Body painting is quite the fashion during carnival. With the queens, muses and samba dancers indicating that an absolute minimum of clothing is the best for a parade, body painting is in.
It all started more or less with Viviane Castra in 2009 parading with samba school X-9 Paulistina, who brought the image of the Amazon to São Paulo. With a tapa-sexo (a 2×3 cm piece of tape covering her female genitals) and only body painting, she conquered the carnival world of Brazil.
Viviane Castro paraded nearly nude only with U.S. President Barack Obama’s portrait on her body, painted on her left thigh, while then Brazilian President Luiz Inacio Lula da Silva’s face was painted on her right thigh.
Artist Betto Almeida, who says he has, for more than 12 years, been brushing, dripping and spraying paint on some of the most beautiful bodies Brazil’s Carnival has displayed, did Viviane’s paint job.
This combination of an exhibition of art and sex set off many a samba dancer, queen and muse to imitate Viviane’s idea and let paint their bodies to attract the revellers during carnival. It is not surprising that in 2012 body painting is the main ‘clothing’ carnival queens are wearing.
In the parade of beautiful women of the special samba schools who passed through the Sambódrome in Anhembi of São Paulo on the first night, Juju Salimeni was the one that most caught the public attention. The model showed just a tapa-sexo and some feathers. The rest of the costume was the very model of her naked body, painted with elements related to Pomba-Gira, In Umbanda and Quimbanda in Brazil, Pomba-Gira is viewed as the consort of Exu, who is the messenger of the Orixas in Candomblé.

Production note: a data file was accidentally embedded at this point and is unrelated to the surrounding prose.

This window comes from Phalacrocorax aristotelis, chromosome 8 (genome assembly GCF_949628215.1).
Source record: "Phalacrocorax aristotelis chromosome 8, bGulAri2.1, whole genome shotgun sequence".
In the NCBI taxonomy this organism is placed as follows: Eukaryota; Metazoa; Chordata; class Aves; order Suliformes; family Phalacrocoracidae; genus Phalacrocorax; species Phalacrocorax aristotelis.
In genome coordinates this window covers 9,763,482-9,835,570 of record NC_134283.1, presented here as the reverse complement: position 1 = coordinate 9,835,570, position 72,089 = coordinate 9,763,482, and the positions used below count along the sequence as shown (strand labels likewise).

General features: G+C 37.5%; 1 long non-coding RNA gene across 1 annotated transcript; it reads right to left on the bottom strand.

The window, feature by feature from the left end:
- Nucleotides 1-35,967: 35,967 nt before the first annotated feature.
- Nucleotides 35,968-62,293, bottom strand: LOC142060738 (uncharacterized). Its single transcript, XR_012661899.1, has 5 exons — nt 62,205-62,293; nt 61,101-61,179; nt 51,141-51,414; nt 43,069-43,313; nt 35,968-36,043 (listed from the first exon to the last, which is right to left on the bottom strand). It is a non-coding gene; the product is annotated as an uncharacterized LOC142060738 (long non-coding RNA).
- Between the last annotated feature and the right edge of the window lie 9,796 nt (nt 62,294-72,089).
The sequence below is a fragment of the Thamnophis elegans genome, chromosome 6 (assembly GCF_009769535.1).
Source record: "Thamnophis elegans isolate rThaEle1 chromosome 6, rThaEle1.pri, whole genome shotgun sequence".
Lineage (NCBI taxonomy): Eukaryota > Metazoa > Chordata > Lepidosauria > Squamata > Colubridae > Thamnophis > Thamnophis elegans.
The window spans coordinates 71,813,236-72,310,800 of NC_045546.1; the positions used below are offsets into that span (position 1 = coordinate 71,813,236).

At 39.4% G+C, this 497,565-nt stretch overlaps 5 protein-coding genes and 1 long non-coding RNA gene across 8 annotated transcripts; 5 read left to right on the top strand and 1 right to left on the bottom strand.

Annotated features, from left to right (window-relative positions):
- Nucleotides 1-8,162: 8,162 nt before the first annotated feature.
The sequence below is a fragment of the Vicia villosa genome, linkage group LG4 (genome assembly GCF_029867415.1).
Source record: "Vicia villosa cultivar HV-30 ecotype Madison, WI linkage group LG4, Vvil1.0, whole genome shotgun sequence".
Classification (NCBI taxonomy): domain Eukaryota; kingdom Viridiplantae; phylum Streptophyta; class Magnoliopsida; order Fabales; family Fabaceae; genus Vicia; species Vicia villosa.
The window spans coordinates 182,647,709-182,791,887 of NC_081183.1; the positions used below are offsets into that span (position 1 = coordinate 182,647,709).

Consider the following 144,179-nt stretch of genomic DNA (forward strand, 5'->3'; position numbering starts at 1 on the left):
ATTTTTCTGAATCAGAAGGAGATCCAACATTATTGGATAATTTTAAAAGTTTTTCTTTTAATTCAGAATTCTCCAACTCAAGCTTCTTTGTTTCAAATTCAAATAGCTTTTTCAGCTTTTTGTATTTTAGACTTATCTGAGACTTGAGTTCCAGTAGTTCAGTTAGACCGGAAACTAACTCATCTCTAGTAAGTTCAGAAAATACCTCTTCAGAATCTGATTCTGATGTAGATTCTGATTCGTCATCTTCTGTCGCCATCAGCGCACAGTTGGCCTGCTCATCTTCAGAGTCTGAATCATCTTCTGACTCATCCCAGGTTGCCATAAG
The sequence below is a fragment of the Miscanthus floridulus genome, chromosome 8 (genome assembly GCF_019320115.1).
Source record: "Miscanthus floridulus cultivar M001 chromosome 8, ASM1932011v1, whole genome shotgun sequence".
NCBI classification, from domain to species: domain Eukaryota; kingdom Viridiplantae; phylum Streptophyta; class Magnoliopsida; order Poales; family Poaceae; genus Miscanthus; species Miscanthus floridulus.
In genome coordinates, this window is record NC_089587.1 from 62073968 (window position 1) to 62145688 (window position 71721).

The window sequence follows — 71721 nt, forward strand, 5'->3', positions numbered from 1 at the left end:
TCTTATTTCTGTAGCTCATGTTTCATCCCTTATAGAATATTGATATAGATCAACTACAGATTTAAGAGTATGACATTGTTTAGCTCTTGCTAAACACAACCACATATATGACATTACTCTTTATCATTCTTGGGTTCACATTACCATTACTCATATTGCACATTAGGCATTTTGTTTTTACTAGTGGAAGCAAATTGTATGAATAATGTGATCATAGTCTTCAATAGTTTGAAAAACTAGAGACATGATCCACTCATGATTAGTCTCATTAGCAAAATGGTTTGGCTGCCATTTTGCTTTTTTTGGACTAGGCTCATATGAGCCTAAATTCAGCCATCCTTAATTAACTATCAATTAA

The paintings on Juju’s body were designed by plastic artist W. Verissimo. The work took about two hours to make and was completed just before the samba school of Juju, Mancha Verde, had to enter the avenue, at about 6am on Saturday (18).
This was the second time Juju Salimeni featured in the carnival parade. Last year, she also paraded for Mancha Verde and opted for a naked body, only painted with shades related to the plot of the samba school connected. “Last year I was the queen of water. This year I am the Pomba-Gira”.
For the artist W. Verissimo, who always signs the body of the model after his work is finished, just like a work of traditional art, the challenge of this type of work is analysing the plot of the samba school before creating the design itself.
“In the case of Juju, I’ll paint a lot of flames on her body. These are elements that refer to Maria Padilha, the Pomba-Gira”, he said while painting.
Photos courtesy: Caio Kenji/G1